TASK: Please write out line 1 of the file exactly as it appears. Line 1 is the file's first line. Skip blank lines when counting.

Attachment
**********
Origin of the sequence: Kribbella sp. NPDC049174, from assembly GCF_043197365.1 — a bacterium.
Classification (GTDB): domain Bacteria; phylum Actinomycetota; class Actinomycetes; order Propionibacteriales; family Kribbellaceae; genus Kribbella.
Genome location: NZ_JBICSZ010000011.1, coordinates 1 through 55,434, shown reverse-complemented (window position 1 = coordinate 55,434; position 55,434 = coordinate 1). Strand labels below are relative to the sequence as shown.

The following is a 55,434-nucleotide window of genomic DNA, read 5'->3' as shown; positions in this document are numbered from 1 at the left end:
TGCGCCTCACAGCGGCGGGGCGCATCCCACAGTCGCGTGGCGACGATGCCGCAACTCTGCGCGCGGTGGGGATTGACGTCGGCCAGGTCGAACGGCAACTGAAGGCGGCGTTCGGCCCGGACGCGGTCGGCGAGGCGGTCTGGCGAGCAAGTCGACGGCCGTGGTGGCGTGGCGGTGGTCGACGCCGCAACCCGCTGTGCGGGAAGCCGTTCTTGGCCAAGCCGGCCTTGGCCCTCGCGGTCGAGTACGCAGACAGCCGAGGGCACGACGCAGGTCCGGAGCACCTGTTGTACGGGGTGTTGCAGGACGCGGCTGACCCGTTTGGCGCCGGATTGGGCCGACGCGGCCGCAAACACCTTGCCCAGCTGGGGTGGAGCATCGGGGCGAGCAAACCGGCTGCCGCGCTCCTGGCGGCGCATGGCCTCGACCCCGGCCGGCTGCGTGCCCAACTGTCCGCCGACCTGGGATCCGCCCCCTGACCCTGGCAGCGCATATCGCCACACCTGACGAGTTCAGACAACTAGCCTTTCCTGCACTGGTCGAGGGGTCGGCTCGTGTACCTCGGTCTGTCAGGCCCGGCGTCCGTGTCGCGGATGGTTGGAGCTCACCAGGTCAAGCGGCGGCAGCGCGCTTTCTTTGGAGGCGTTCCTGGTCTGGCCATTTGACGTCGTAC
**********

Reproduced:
Origin of the sequence: Kribbella sp. NPDC049174, from assembly GCF_043197365.1 — a bacterium.